Kosovo is a republic inland in the Balkans, in southern Europe, with borders to Serbia in the north and east, northern Macedonia in the south, Albania in the west and Montenegro in the northwest. The country is mountainous.
Kosovo was part of the Ottoman Empire until 1913, when it was divided between Serbia and Montenegro. Kosovo became part of Yugoslavia in 1946 as a province within Serbia. During the 1990s, the conflict between the Albanian people and the Yugoslav authorities escalated, and in March 1999 NATO launched its bombing campaign. After the end of the war, in June of that year, Kosovo was put under UN administration.
Kosovo declared itself an independent state on February 17, 2008.
The Republic’s name comes from Kosovo Polje (Kosovo Sletta), where in 1389 there was a battle between an army force led by a Serbian prince and the invading Ottoman force, and where an Ottoman force was defeated by a Hungarian army in 1448.
Kosovo’s national anthem “Europe” was adopted by the National Assembly on June 11, 2008. It has only music, and no text – an expression of Kosovo a multiethnic society.
The stars of the Kosovo flag represent the most important ethnic groups in the country: Albanians, Serbs, Turks, Gorani, Roma and Bosniaks.
People and society
The largest population groups are Albanians, with 92.9 per cent of the population. The three largest minority groups are Bosnians (1.6 per cent), Serbs (1.5 per cent) and Turks (1.1 per cent). With an average age of 29.6 years (2018), Kosovo has Europe’s youngest population.
The largest city is the capital Pristina (Albanian Prishtinë, Serbian Priština) with 204 725 inhabitants (2016). The second largest city is Prizren in the south, with 85 119 inhabitants (2011). Peć in the west has 48,962 inhabitants (2016) and Mitrovica in the north has 46,230 inhabitants (2011).
95.7 percent of the population is Muslim, 2.2 percent Roman Catholic and 1.5 percent Orthodox Christian.
91.5 percent of the population is Albanian. Minority languages include Bosnian, Serbian, Turkish, Romani and Gorani, a form of Serbian.
State and politics
Kosovo is a parliamentary republic. 113 countries, including Norway, recognize Kosovo as an independent state (2019). Among countries that have not recognized Kosovo are notably Serbia, Russia and China. This is why Kosovo is not a member of the UN, the OSCE or the Council of Europe. However, Kosovo became a member of the World Bank and the International Monetary Fund (IMF) in 2009.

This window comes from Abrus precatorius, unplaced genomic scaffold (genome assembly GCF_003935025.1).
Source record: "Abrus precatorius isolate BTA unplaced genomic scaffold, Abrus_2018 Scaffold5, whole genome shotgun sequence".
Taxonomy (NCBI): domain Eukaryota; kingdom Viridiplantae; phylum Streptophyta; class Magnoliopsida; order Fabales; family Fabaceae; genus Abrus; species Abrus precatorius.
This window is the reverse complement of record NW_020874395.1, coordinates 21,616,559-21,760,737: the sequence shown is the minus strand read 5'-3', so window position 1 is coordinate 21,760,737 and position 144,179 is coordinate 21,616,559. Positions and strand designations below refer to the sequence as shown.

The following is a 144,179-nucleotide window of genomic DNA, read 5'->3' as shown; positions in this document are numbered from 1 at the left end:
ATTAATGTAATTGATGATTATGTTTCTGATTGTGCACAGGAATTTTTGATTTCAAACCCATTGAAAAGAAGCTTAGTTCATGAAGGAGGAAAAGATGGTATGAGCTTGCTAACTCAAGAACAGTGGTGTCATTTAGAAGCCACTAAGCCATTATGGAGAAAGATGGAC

Kosovo has a parliament with 120 members elected for four years and with 20 seats reserved for minorities (ten seats for Serbs and ten seats for others). Kosovo is divided into 33 municipalities.
Ramush Haradinaj of the Alliance for the Future of Kosovo (AAK) was prime minister from September 9, 2017 to July 19, 2019, when he chose to step down as prime minister after being summoned to the International Criminal Court in the former Yugoslavia in The Hague to answer questions about the former UCK guerrilla. Haradinaj was an officer in the UCK. See the article Serbia and Montenegro’s history. The fact that Haradinaj resigned as prime minister led to parliament being dissolved and new elections held on October 6, 2019. At this election, the opposition parties Self-Government Party (LVV) and Kosovo’s Democratic League (LDK) received 26.29 and 24.46 percent of the votes respectively. Only on February 3, 2020, Parliament elected the country’s new government: a coalition between LVV and LDK. The leader of the Autonomous Party, Albin Kurti, was elected prime minister.
Since April 7, 2016, the country’s president is Hashim Thaçi.
Economy and business